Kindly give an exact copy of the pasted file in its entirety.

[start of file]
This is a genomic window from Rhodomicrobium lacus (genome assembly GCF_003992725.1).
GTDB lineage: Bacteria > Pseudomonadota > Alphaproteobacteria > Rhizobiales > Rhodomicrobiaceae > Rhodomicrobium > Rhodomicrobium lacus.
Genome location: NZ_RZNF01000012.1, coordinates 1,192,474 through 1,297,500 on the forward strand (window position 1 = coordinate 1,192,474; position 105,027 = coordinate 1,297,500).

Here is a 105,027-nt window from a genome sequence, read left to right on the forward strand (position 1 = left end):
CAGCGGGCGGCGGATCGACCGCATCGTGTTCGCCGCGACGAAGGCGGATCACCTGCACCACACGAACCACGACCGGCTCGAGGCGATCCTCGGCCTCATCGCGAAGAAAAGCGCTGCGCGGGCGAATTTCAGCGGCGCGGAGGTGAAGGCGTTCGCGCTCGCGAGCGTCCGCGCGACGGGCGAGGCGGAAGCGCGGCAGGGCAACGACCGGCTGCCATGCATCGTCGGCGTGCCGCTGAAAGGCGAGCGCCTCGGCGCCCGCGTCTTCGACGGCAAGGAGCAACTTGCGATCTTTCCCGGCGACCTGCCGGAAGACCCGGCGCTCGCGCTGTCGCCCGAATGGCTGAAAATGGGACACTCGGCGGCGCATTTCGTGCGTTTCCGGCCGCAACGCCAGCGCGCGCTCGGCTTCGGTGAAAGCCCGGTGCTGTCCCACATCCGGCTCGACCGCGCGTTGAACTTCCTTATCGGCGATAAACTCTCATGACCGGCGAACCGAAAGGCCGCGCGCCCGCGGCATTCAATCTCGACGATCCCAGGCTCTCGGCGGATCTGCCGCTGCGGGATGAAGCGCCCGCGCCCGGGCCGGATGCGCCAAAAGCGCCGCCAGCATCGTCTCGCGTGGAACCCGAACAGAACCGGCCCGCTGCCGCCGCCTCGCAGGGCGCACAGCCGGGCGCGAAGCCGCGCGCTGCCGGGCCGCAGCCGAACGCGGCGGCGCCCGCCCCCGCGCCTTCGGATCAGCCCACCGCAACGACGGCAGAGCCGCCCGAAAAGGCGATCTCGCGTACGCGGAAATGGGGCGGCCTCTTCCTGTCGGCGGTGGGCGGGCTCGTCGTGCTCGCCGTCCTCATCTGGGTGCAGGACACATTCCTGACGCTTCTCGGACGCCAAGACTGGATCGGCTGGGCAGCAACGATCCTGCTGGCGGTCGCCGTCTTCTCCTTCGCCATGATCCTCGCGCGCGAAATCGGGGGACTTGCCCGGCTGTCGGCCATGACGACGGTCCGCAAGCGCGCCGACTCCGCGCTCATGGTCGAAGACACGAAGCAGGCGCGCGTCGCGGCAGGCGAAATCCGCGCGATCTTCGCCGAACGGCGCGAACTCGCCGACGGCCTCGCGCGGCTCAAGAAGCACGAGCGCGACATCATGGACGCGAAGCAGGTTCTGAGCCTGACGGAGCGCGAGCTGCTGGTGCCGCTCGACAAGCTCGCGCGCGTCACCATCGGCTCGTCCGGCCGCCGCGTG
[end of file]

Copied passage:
This is a genomic window from Rhodomicrobium lacus (genome assembly GCF_003992725.1).
GTDB lineage: Bacteria > Pseudomonadota > Alphaproteobacteria > Rhizobiales > Rhodomicrobiaceae > Rhodomicrobium > Rhodomicrobium lacus.
Genome location: NZ_RZNF01000012.1, coordinates 1,192,474 through 1,297,500 on the forward strand (window position 1 = coordinate 1,192,474; position 105,027 = coordinate 1,297,500).

Here is a 105,027-nt window from a genome sequence, read left to right on the forward strand (position 1 = left end):
CAGCGGGCGGCGGATCGACCGCATCGTGTTCGCCGCGACGAAGGCGGATCACCTGCACCACACGAACCACGACCGGCTCGAGGCGATCCTCGGCCTCATCGCGAAGAAAAGCGCTGCGCGGGCGAATTTCAGCGGCGCGGAGGTGAAGGCGTTCGCGCTCGCGAGCGTCCGCGCGACGGGCGAGGCGGAAGCGCGGCAGGGCAACGACCGGCTGCCATGCATCGTCGGCGTGCCGCTGAAAGGCGAGCGCCTCGGCGCCCGCGTCTTCGACGGCAAGGAGCAACTTGCGATCTTTCCCGGCGACCTGCCGGAAGACCCGGCGCTCGCGCTGTCGCCCGAATGGCTGAAAATGGGACACTCGGCGGCGCATTTCGTGCGTTTCCGGCCGCAACGCCAGCGCGCGCTCGGCTTCGGTGAAAGCCCGGTGCTGTCCCACATCCGGCTCGACCGCGCGTTGAACTTCCTTATCGGCGATAAACTCTCATGACCGGCGAACCGAAAGGCCGCGCGCCCGCGGCATTCAATCTCGACGATCCCAGGCTCTCGGCGGATCTGCCGCTGCGGGATGAAGCGCCCGCGCCCGGGCCGGATGCGCCAAAAGCGCCGCCAGCATCGTCTCGCGTGGAACCCGAACAGAACCGGCCCGCTGCCGCCGCCTCGCAGGGCGCACAGCCGGGCGCGAAGCCGCGCGCTGCCGGGCCGCAGCCGAACGCGGCGGCGCCCGCCCCCGCGCCTTCGGATCAGCCCACCGCAACGACGGCAGAGCCGCCCGAAAAGGCGATCTCGCGTACGCGGAAATGGGGCGGCCTCTTCCTGTCGGCGGTGGGCGGGCTCGTCGTGCTCGCCGTCCTCATCTGGGTGCAGGACACATTCCTGACGCTTCTCGGACGCCAAGACTGGATCGGCTGGGCAGCAACGATCCTGCTGGCGGTCGCCGTCTTCTCCTTCGCCATGATCCTCGCGCGCGAAATCGGGGGACTTGCCCGGCTGTCGGCCATGACGACGGTCCGCAAGCGCGCCGACTCCGCGCTCATGGTCGAAGACACGAAGCAGGCGCGCGTCGCGGCAGGCGAAATCCGCGCGATCTTCGCCGAACGGCGCGAACTCGCCGACGGCCTCGCGCGGCTCAAGAAGCACGAGCGCGACATCATGGACGCGAAGCAGGTTCTGAGCCTGACGGAGCGCGAGCTGCTGGTGCCGCTCGACAAGCTCGCGCGCGTCACCATCGGCTCGTCCGGCCGCCGCGTG